January 11, 1862 (Saturday)
That a great fleet of Union Navy vessels had gathered around Fortress Monroe was the news of the day. Northern, as well as Southern, newspapers batted around their speculations like kittens faced with too many balls of yarn. The Richmond Dispatch even correctly guessed its destination: Pamlico Sound on the North Carolina coast. However, they grossly misunderstood the size of the fleet, placing the number of ships at twenty. The actual tally was nearly 100.1
Officially, only The President and General McClellan, along with General Ambrose Burnside and Rear Admiral Louis M. Goldsborough, who each respectively commanded the expedition’s Army and Naval forces, knew the true destination.
With the secrecy so silent and the fervor to know the truth so compelling, as President Lincoln later related, one prominent gentleman in Washington nearly demanded that President Lincoln tell him where the fleet was headed. “Now, I will tell you in great confidence where they are going, if you will promise not to speak of it to any one,” said the sly President. The gentleman gave his word that not a soul he would tell, and Lincoln spilled forth, “Well, now, my friend, the expedition is going to sea!”2
Two days had passed since the last of Burnside’s infantry were loaded onto transport ships at Annapolis and taken to Fortress Monroe. The bulk of this day was spent readying the ships about to go to sea. Much concern had been expressed about the seaworthiness of the ships, so General Burnside selected the smallest vessel, the Picket, a tiny, propeller-driven ship, giving up his relatively posh quarters aboard the George Peabody, a large steamer.
Burnside was well aware that his ships were not the best of the Navy, but also knew that they were the best the Navy could spare. And though the weather forecast was threatening, he didn’t believe that it would become overly violent.
A few ticks before midnight saw the Picket weigh anchor and take to the sea.3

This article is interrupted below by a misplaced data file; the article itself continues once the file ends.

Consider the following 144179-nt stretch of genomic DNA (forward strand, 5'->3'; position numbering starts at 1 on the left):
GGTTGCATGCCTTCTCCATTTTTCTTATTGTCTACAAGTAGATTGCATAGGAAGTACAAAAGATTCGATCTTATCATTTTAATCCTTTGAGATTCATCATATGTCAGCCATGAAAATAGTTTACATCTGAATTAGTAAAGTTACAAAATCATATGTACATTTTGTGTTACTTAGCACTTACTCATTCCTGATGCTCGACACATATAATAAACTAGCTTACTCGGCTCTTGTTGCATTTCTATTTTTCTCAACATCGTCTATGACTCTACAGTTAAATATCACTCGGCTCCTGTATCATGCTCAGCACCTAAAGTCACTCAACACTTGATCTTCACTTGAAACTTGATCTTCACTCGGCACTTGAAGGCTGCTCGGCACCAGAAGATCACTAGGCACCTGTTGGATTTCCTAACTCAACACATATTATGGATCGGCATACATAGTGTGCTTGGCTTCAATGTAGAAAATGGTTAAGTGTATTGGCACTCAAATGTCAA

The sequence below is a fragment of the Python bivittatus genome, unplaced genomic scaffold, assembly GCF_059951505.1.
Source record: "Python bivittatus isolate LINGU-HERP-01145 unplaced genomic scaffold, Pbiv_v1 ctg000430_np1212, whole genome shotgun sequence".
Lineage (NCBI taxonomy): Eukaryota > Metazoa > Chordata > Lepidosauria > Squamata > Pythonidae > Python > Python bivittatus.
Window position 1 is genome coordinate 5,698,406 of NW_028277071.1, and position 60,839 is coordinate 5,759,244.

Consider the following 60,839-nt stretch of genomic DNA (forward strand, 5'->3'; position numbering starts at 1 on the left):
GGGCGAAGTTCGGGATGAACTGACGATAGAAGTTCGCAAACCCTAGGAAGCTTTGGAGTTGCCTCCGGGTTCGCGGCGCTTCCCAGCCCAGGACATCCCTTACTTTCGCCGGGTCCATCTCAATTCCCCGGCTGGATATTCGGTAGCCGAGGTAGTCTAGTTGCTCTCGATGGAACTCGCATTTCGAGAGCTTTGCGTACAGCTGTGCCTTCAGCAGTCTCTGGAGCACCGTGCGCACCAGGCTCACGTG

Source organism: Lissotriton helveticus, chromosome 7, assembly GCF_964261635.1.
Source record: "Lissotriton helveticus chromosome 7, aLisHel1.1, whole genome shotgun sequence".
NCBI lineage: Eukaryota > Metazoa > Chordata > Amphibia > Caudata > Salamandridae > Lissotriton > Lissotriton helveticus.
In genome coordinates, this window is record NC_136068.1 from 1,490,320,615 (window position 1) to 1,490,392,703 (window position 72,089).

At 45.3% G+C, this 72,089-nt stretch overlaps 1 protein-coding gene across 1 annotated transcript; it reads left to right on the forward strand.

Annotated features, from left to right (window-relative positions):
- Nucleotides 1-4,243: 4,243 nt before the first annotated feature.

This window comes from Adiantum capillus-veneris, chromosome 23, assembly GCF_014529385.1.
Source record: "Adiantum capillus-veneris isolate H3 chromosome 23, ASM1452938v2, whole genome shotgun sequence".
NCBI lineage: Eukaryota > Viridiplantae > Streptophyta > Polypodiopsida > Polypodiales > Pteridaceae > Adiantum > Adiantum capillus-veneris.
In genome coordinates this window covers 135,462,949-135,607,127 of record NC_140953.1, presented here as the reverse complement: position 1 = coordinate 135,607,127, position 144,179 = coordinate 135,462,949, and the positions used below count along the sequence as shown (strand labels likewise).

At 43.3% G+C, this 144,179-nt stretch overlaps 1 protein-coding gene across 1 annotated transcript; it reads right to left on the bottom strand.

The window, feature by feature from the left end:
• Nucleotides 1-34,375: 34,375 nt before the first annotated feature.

Waiting for them on Roanoke Island was Confederate General Henry Wise, who had taken command of the area after his poor performance in Western Virginia. Upon his arrival, even he could see that the defenses were poor. He pleaded with General Benjamin Huger, commander of the Department of Norfolk, and Secretary of War Judah Benjamin for additional troops, but neither even bothered to respond.
The only official who heeded former Virginia Governor Wise’s call was current North Carolina Governor Henry Toole Clark. His cries also went unnoticed.
On Roanoke Island itself, General Wise had less than 1,500 “undrilled, unpaid, not sufficiently clothed and quartered, and miserably armed” men, according to Wise. Burnside’s force consisted of 15,000. If the weather held, they would be there in less than a week.4
Secretary of War Simon Cameron is Out
Secretary of War Simon Cameron had been criticized in Washington and in the press for how he handled the War Department. Two prominent battles had been fought near Washington and both resulted in terrifying Union defeats and the death of Secretary Cameron’s own brother. To add to the disdain, the War Department was paying top dollar on contracts and getting shoddy goods in return.
From the very start of the conflict, guns were faulty, horses were aged and worn, accouterments were cheap, food was spoiled. All the while, Cameron profited, thanks to his holdings in Pennsylvania railroads, over which the supplies were carried.
In early January, President Lincoln, who was well aware of all of this, met with Secretary of State William Seward and others to discuss the Cameron problem. It was clear, the Secretary of War had to go.
To replace him, Lincoln chose Edwin Stanton, the Attorney General under Buchanan. Stanton had been a trial lawyer in Ohio and Pennsylvania prior to moving to Washington, where he defended Senator Daniel Sickles, who had murdered the son of Francis Scott Key for sleeping with his wife. Sickles was found innocent, in one of the first uses of the “temporary insanity” defense.
Most recently, Stanton had teamed up with Cameron in an attempt to arm the slaves, a stunt that Lincoln quickly shot down.
On this date, President Lincoln, fed up with the embarrassment in the War Department, fired Simon Cameron.5
My dear Sir As you have, more than once, expressed a desire for a change of position, I can now gratify you, consistently with my view of the public interest. I therefore propose nominating you to the Senate, next Monday, as minister to Russia.
Very sincerely Your friend
The letter was unusually short and terse, even for Lincoln. Cameron would receive it the following day.
- Richmond Dispatch, January 11, 1862, article entitled “The Burnside Expedition.” [↩]
- The Burnside Expedition by Ambrose Burnside, 1880. [↩]
- The Civil War in North Carolina by John G. Barrett, Chapel Hill, 1963, as well as The Burnside Expedition by Ambrose Burnside, 1880. [↩]
- The Civil War in North Carolina by John G. Barrett, Chapel Hill, 1963. [↩]
- Team of Rivals by Doris Kearns Goodwin, Simon & Schuster, 2005. [↩]
- The Collected Works of Abraham Lincoln, Vol. 5, p96. [↩]